As European flights resumed Wednesday after a week-long shutdown because of ash from the Icelandic volcano, the ripple effects have been felt all over the world, including at Yale.

Professors, conference-bound students and even some prefrosh headed for Bulldog Days found themselves stranded. But out of the ashes, another group of students found an entrepreneurial opportunity.

Linguistics professor Stephen Anderson has been in Amsterdam for the past week, originally traveling to Utrecht to attend a major international conference on the evolution of language. His flight back to Yale was cancelled on Sunday.

“I do realize that some people actually come to Amsterdam for a week of their own volition and it’s not exactly hardship duty,” he said in an e-mail, “but I have no particular interest in being here now and there are things I need to be doing back in New Haven.”

Professor Ludger Viefhues-Bailey, who was presenting a paper at the University of Lucern, came up with solution to the transatlantic divide: Web-based video conferencing in order to resume his lectures. He said he hopes to fly back today.

“With the help of this tool my students could share their PowerPoint presentations both with me in Switzerland and the class in New Haven,” he said in an e-mail. “I could discuss with them their presentations and the upcoming final paper.”

Meanwhile, archaeology professor Harvey Weiss, has been stuck in London after attending an archaeology conference for more than eight days now. His first concern, he said, was for his students, but in the days following his mind has centered on the question of, “Who is going to pay for my hotel?”

Three of Weiss’s students said they are celebrating a short-lived break from classes, but all the while knowing the break is indeed temporary.

“I’m not looking forward to having to make up these classes over reading week,” said Matthew Miller ’12, a student in Weiss’s “Genesis and Collapse of Old World Civilizations” lecture.

Also in London, a student network of 300 entrepreneurs under age 30 (including 15 Yale students and graduates) called Sandbox organized a conference for the stranded internationals in London. One of the organizers, Nathaniel Whittemore, was en route from the Skoll World Forum on Social Entrepreneurship at Oxford University when he realized that all of his fellow conference speakers were also stuck at the airport. In less than 36 hours, they organized a conference, featuring speakers such as eBay founder Jeff Skoll and drawing more than 150 attendees, and broadcast it over the Internet. The program received 3,000 hits in real time and another 9,000 in the few days thereafter.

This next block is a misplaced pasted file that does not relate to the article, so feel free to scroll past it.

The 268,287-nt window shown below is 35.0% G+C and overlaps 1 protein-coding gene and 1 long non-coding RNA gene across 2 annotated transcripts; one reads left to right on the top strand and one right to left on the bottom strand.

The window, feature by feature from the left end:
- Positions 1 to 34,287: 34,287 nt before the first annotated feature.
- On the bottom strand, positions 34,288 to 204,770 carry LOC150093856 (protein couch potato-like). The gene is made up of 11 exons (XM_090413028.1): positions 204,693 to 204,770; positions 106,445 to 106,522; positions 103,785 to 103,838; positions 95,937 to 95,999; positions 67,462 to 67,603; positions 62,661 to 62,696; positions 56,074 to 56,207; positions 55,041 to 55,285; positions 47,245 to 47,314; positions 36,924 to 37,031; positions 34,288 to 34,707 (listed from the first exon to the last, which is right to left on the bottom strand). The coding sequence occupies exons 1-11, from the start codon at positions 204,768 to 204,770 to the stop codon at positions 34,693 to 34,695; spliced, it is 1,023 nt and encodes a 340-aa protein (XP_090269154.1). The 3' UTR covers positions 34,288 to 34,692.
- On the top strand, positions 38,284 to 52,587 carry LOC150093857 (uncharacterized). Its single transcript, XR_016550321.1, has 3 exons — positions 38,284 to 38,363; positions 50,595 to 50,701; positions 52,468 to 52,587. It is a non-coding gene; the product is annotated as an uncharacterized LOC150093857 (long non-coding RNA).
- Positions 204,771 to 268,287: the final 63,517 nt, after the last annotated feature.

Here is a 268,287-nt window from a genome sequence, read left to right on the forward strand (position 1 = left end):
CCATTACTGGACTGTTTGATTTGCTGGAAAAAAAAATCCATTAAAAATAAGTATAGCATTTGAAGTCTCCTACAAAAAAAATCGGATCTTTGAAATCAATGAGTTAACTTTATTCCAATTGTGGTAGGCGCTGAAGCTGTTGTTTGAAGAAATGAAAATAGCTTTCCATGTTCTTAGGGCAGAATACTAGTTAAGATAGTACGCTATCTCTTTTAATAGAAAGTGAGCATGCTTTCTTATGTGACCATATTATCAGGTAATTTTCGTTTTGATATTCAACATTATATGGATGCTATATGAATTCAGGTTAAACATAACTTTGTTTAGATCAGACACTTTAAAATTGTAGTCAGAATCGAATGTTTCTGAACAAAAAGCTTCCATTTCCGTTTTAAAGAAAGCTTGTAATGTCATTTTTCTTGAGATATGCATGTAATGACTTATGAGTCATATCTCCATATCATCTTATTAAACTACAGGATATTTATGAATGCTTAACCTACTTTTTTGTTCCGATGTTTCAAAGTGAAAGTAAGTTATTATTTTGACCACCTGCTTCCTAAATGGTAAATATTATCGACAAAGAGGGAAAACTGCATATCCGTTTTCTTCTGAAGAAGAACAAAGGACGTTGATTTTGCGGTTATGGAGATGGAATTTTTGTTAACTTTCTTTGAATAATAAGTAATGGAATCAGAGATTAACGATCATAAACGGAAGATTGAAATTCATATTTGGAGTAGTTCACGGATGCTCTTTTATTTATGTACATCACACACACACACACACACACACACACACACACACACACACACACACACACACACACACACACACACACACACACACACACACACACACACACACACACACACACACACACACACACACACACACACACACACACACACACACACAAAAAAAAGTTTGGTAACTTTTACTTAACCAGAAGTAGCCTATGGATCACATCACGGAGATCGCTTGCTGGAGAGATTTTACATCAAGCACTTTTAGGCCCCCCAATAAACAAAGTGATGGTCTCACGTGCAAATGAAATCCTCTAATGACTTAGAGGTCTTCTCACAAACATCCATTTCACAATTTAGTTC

“For us, it was impressive to see how a network can move things in a really short amount of time,” said Fabian Pfortmüller, a co-founder of Sandbox, and a Columbia student who helped organize the conference.

Sandbox co-founder Christian Busch, a student at the London School of Economics, said the unforeseen concentration of world leaders in London allowed for the innovative event.

Old-fashioned, in-person conferences were also affected, such as Unite for Sight Global Health Conference at Yale this past weekend, which saw fewer speakers and students than expected, said Hari Iyer, a conference attendee from Olin College. Nevertheless, Andriy Maksymovch from Ukraine, who was supposed to present his project at the conference this past weekend but ended up stranded in London, kept his situation in perspective.

“There was nothing else I could do in those circumstances,” he said in an e-mail. “I am sure that every one of thousands of people who were stuck in the airports had their own important plans —family reunions, marriages, funerals — that were disrupted by the events in Iceland.

Correction: April 23, 2010

An earlier version of this article misspelled the name and misstated the gender of Professor Ludger Viefhues-Bailey. The News sincerely regrets the error.